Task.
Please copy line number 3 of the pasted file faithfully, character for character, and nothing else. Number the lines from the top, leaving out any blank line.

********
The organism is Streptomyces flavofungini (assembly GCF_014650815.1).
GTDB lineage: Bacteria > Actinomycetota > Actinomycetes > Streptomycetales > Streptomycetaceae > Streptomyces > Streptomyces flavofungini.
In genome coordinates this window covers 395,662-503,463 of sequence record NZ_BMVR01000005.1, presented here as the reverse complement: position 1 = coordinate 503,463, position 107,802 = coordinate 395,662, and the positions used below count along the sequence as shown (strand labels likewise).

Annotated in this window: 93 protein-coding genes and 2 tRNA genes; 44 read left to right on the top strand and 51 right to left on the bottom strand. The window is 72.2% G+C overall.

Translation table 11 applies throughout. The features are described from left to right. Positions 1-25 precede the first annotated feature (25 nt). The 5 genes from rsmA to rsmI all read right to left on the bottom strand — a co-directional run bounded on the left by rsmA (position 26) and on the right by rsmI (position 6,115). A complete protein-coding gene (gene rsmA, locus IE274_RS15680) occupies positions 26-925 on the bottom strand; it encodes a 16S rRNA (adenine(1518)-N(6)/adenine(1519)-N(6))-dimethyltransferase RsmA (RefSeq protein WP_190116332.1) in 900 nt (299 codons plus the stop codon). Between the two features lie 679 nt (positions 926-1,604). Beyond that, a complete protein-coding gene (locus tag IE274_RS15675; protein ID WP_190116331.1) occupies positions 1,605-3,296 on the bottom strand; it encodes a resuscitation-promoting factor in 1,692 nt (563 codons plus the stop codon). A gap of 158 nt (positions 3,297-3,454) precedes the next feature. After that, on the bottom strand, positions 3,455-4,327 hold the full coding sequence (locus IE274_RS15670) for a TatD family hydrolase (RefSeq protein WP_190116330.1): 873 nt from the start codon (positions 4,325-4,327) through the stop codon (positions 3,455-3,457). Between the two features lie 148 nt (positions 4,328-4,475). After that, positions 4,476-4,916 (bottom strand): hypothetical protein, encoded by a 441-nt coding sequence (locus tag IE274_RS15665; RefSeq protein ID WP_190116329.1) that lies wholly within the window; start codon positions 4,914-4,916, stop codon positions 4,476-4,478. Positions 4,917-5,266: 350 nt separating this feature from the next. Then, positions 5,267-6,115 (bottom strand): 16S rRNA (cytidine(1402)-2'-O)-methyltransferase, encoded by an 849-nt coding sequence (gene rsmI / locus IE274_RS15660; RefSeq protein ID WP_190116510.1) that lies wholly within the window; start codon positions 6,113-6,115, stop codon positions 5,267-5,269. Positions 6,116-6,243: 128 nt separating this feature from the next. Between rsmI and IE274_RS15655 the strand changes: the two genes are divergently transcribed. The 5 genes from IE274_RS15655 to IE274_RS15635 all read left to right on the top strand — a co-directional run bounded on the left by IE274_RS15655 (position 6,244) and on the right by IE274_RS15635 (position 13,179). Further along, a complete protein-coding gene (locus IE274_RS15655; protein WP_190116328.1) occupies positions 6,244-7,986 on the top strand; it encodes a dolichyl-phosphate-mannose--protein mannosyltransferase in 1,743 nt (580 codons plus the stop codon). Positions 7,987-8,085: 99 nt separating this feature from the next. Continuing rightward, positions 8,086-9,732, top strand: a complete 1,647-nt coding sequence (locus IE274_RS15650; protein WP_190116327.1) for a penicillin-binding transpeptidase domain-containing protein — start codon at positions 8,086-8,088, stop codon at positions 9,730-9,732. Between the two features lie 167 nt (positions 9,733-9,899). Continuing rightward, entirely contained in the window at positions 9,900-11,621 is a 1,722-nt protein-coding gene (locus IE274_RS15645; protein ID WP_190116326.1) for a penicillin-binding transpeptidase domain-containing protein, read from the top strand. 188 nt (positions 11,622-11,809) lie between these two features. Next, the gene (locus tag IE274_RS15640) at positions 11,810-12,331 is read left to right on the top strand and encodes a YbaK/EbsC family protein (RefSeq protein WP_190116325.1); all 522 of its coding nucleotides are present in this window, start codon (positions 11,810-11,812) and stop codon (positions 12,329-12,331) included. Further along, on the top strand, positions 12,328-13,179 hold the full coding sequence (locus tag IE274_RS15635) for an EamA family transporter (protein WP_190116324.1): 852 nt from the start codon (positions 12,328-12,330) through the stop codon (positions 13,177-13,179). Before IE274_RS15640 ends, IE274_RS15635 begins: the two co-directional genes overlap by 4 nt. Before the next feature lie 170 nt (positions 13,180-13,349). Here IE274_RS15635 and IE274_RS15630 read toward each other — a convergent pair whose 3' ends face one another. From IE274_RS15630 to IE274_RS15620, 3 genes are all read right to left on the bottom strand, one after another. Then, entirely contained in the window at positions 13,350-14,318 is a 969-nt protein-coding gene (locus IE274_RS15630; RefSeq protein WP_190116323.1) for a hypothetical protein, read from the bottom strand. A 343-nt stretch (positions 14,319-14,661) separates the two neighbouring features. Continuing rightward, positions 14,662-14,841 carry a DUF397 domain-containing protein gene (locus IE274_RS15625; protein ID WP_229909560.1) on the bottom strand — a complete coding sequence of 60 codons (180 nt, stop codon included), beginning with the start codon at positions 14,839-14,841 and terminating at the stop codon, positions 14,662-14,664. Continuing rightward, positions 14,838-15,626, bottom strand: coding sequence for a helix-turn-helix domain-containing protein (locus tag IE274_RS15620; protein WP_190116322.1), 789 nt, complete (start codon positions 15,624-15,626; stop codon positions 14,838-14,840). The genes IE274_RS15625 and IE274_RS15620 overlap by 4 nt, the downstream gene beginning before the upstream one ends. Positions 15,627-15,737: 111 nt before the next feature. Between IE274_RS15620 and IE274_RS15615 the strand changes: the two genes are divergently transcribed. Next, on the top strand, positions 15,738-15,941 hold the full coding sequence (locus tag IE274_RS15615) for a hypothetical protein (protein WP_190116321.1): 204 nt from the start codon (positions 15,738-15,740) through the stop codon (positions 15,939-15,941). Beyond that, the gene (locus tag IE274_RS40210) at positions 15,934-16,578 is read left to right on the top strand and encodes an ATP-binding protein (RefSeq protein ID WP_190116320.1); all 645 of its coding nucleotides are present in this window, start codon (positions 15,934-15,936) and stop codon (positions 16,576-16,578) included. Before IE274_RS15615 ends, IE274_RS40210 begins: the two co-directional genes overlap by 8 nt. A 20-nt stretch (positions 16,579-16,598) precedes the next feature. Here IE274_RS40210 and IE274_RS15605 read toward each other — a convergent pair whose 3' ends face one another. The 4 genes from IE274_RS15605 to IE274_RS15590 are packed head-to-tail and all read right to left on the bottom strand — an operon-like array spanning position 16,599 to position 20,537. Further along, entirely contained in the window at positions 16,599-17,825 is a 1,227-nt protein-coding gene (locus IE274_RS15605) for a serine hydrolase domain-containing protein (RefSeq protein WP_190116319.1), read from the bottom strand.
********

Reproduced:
In genome coordinates this window covers 395,662-503,463 of sequence record NZ_BMVR01000005.1, presented here as the reverse complement: position 1 = coordinate 503,463, position 107,802 = coordinate 395,662, and the positions used below count along the sequence as shown (strand labels likewise).